Things haven’t been going so well for Mitch McConnell, the man who may have done more harm to American democracy in the long term than Donald Trump. Because more people know who McConnell is than ever before, it makes it much more difficult for him to plot in secret. He’s the most despised Senator in the country, with only an 18% favorability rating in his home state going into an election year. He’s been routinely rebuked in public by his constituents and earned himself the nickname “Moscow Mitch,” for his not so secret liaisons with the Kremlin.
It’s about to get worse.
McConnell might like to imagine that it’s just his enemies in the Resistance who aren’t happy with his four decade career in Washington, but animosity is growing among his fellow Republicans. Senators up for re-election in 2020 know their prospects won’t be great if Moscow Mitch keeps blocking bills passed by the House. Now, a group of Republican voters are making their thoughts known with a new ad against McConnell.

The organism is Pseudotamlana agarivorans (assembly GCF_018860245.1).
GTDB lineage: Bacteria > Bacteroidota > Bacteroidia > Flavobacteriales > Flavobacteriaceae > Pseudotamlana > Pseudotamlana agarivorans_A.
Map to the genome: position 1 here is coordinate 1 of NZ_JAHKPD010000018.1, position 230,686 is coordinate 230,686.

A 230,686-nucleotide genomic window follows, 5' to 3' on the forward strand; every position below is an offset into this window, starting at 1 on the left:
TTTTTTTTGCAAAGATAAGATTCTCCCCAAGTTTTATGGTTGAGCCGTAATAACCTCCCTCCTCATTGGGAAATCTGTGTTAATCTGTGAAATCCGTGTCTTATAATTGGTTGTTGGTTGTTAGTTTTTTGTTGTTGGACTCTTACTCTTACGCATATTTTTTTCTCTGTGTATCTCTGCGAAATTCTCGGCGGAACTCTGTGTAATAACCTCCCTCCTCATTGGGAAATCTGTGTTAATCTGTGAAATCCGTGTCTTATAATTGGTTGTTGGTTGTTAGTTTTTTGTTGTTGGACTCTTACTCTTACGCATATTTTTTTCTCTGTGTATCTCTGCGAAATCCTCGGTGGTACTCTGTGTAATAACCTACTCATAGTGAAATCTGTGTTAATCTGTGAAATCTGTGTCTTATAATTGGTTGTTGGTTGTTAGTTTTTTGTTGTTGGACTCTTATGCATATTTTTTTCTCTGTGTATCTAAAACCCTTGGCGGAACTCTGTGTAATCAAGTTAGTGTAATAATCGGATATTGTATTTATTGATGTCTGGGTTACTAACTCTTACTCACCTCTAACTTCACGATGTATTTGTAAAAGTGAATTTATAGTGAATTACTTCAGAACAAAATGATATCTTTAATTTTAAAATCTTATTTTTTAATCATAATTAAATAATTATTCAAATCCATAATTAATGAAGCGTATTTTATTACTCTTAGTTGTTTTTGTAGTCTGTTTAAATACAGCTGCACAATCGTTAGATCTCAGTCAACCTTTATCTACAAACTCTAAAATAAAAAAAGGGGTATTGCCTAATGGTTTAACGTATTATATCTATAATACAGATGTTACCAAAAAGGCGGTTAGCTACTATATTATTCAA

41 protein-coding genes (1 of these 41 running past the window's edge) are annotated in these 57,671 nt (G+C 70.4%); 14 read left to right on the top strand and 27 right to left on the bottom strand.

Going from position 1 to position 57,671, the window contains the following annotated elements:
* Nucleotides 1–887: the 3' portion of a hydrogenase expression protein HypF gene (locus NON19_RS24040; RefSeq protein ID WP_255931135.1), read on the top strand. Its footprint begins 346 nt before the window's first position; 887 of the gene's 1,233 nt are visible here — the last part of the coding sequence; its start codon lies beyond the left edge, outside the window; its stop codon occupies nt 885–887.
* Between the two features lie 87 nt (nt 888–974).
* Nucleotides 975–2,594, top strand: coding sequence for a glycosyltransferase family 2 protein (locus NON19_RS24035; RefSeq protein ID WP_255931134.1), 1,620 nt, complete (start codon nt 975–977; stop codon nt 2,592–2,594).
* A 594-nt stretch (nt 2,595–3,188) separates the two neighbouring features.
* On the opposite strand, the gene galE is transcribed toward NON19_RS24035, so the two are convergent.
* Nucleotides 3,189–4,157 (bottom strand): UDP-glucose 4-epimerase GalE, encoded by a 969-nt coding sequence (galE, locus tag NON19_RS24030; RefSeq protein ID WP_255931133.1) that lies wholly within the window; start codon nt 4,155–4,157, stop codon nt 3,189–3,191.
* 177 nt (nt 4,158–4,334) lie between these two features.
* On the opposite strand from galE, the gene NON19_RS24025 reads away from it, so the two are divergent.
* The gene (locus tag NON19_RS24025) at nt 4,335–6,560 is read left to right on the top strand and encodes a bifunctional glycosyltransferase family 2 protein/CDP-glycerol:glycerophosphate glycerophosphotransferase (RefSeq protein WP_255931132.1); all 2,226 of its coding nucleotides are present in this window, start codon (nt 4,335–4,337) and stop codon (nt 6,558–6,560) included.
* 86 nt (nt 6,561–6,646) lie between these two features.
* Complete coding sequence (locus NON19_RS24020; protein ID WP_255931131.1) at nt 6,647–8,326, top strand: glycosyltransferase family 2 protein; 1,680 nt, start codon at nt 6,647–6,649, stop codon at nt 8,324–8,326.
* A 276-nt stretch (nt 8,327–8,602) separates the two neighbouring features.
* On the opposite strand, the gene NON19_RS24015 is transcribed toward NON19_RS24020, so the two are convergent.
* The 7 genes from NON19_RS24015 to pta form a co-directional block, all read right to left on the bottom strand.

The group of Republicans appropriately calls itself “Republicans for the Rule of Law” airing an ad almost daily starting Wednesday during the Trump administration mouthpiece that is Fox & Friends. The ad will also run weekly during Meet the Press, urging viewers across the country to call Mitch McConnell to bring election security to a vote. The commercial begins by announcing McConnell’s refusal to vote on two election security bills, followed by 40 seconds of Trump statements denying Russia’s interference in the election.
Will the ad bring either of these bills to fruition? The ad campaign costs $400,000 – and includes digital ads begging the question, which will run in states where members of the Senate Judiciary Committee live. McConnell may be reluctant to bring it to a vote, but a more appropriate question is whether the Republican members of the Senate Judiciary Committee are willing to sacrifice donations and their own chances at re-election for the notoriously unpopular McConnell.
James Sullivan is the assistant editor of Brain World Magazine and an advocate of science-based policy making